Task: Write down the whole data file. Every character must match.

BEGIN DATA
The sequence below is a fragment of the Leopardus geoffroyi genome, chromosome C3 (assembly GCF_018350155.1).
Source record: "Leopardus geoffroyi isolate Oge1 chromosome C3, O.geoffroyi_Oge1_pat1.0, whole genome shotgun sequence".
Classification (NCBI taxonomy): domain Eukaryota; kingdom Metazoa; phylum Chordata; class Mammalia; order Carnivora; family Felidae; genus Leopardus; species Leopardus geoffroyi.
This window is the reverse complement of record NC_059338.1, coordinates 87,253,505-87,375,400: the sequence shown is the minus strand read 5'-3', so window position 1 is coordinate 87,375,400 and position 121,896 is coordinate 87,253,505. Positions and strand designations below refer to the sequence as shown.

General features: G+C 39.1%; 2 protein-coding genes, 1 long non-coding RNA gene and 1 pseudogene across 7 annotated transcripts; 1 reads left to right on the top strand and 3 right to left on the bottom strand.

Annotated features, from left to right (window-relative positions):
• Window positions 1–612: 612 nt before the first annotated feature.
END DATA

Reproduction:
The sequence below is a fragment of the Leopardus geoffroyi genome, chromosome C3 (assembly GCF_018350155.1).
Source record: "Leopardus geoffroyi isolate Oge1 chromosome C3, O.geoffroyi_Oge1_pat1.0, whole genome shotgun sequence".
Classification (NCBI taxonomy): domain Eukaryota; kingdom Metazoa; phylum Chordata; class Mammalia; order Carnivora; family Felidae; genus Leopardus; species Leopardus geoffroyi.
This window is the reverse complement of record NC_059338.1, coordinates 87,253,505-87,375,400: the sequence shown is the minus strand read 5'-3', so window position 1 is coordinate 87,375,400 and position 121,896 is coordinate 87,253,505. Positions and strand designations below refer to the sequence as shown.

General features: G+C 39.1%; 2 protein-coding genes, 1 long non-coding RNA gene and 1 pseudogene across 7 annotated transcripts; 1 reads left to right on the top strand and 3 right to left on the bottom strand.

Annotated features, from left to right (window-relative positions):
• Window positions 1–612: 612 nt before the first annotated feature.